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The COVID-19 pandemic closed offices and factories around the world, forcing people to shelter in place and office staff to work remotely wherever possible. Jakarta-based pharmaceutical executive Sandeep Sur worked remotely when warranted, but he also travelled during the pandemic – attributing it to his style of being an executive “who prefers to go out in the field” rather than “sit in a room, look at emails and reply”.
As the Indonesian General Manager of pharmaceutical giant Hetero Drugs, Sandeep also gave his staff the guidelines – when others were afraid to travel – “If you feel comfortable, if you are OK working in the field, I will provide you all the necessary support.”
He recalls telling them, “If you want to meet the doctor or somebody in the hospital that you feel is necessary or very urgent, please find a way.” This meant that sometimes the team did house visits with customers and physicians to ensure everything was OK and that things ran smoothly with the important work they were doing.
Sandeep’s audacity during the pandemic paid off, he says, as pharmaceuticals produced by Hetero, such as Remdesivir, played an important role in treating COVID-19 patients.
“We launched some blockbuster products, which pushed our brand into greater public awareness,” he says. “I think COVID-19 really played a very important role in giving Hetero a good name,” along with helping push along the regulatory approval of some of its key products.
“We are a generic company, a branded generic company. So it is important to differentiate ourselves.”
Audacity has marked Sandeep’s time with Hetero in Indonesia, a country of more than 17,500 islands in South-East Asia and a population of over 270 million people. Hetero recruited him to lead a joint venture in Indonesia and oversee its entry into the country.
The Hyderabad, India-based company ranks among the world’s largest producers of active pharmaceutical ingredients and produces chemical and biological medicines across a broad range of therapeutic areas.
“We have multiple therapeutic areas, portfolios, products – including oncology and biosimilars – and more than 300 molecules. We provide a good-quality product to the market,” Sandeep says. “People get the benefit of a quality product at much more affordable price. So, I see a huge opportunity for us going forward in the country.”
But it would take an experienced pharmaceutical veteran like Sandeep to make it happen. He is no stranger to the Indonesian market and brings extensive expertise in the nuances of the pharmaceutical industry, having spent nearly 21 years with Novo Nordisk, a Danish company focused on diabetes care, exiting in 2016 as Vice President and General Manager in Indonesia.
As a graduate of the Manipal Academy of Higher Education with a master’s in pharmacy, he was drawn to Hetero by the opportunity to help it enter into the complex Indonesian market.
“It’s a very, very new greenfield project. I have never worked in these kinds of challenges,” he says. “I am now responsible for manufacturing. I have studied pharmacy, but I never worked in or utilised my knowledge of pharmacy, so this has been exciting but also a learning curve.”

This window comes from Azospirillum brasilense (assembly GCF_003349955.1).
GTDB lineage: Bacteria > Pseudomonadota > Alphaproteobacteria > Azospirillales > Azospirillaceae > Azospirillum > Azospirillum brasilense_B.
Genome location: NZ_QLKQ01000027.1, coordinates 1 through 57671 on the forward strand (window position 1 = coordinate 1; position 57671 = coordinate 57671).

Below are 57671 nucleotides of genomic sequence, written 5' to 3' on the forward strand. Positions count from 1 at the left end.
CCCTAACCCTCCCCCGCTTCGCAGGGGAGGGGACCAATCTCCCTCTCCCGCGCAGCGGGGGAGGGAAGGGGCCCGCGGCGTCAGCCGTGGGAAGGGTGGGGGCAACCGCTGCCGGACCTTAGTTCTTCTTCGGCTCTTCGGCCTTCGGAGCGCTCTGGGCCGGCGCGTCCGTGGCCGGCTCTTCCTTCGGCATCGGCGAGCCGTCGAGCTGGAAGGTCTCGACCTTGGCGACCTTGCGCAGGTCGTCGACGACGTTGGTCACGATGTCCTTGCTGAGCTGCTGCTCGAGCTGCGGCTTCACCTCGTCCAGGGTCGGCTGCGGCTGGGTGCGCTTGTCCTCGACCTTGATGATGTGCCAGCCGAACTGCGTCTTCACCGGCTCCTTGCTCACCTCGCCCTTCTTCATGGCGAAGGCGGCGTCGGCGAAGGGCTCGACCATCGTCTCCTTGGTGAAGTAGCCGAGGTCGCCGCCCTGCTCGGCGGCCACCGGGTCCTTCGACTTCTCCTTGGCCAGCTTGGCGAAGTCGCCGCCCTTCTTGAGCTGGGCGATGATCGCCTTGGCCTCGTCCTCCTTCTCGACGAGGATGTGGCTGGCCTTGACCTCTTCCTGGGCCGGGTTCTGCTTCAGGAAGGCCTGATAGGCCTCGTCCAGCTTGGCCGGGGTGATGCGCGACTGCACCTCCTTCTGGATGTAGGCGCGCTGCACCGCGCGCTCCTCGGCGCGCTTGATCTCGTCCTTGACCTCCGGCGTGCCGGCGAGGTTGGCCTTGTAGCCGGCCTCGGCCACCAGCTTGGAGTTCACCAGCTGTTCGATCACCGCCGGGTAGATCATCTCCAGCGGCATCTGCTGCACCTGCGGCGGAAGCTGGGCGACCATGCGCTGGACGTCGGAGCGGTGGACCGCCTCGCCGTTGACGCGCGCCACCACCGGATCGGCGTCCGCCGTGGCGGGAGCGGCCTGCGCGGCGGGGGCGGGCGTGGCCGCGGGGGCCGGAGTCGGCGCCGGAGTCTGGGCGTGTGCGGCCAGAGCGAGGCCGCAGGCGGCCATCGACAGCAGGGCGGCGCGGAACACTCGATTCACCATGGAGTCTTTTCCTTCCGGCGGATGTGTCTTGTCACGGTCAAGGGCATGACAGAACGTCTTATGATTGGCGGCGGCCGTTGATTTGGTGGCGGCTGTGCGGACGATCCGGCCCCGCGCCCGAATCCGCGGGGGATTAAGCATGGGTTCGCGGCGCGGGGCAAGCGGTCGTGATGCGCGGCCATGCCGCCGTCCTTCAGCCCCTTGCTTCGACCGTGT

Helping Hetero enter the Indonesian market has been no easy task, and it was made even more difficult by ingrained reputation issues for Indian makers of generic medicines.
“Indian companies do not have a very good reputation regarding the quality of the products,” Sandeep explains. “The perception was we always sell at lower price and try to grab the market. So, there were many misconceptions.”
Even colleagues expressed misgivings, “Why would you work for an Indian company?” he recalls them asking. But he went to work and stuck to several business principles, which would distinguish Hetero from other generic drug companies.
“I maintain very good relationships across not only the government side but also the professional side.”
“We are a generic company, a branded generic company. So it is important to differentiate ourselves, and one way to do that is to have a good product line,” he says. “Another is to provide a good service and support to the medical association or to the doctors.”
His persistence paid off – along with previous relationships made and maintained during his time at Novo Nordisk, which he says opened doors. “That has really helped me to recruit people,” he says. “They saw me and my profile or found out through word of mouth, then they felt reassured. ‘OK, this guy is there, we know him.’”
He stresses the importance of relationships in a country like Indonesia for building a business. “I place a strong focus on ensuring very good stakeholder relationship management. I maintain very good relationships across not only the government side but also the professional side.”
Despite Hetero’s recent success, there is still more that Sandeep aims to accomplish in Indonesia. The company is introducing products in oncology, biosimilars and antiretrovirals, and as a vertically integrated firm with its own manufacturing facilities, Sandeep says Hetero can participate in government tenders and provide quality products for the population at better prices.
He sums up his five years with Hetero proudly saying, “Going from one man showing up in 2017, to 200 people in 2022, I think that is a very good achievement.”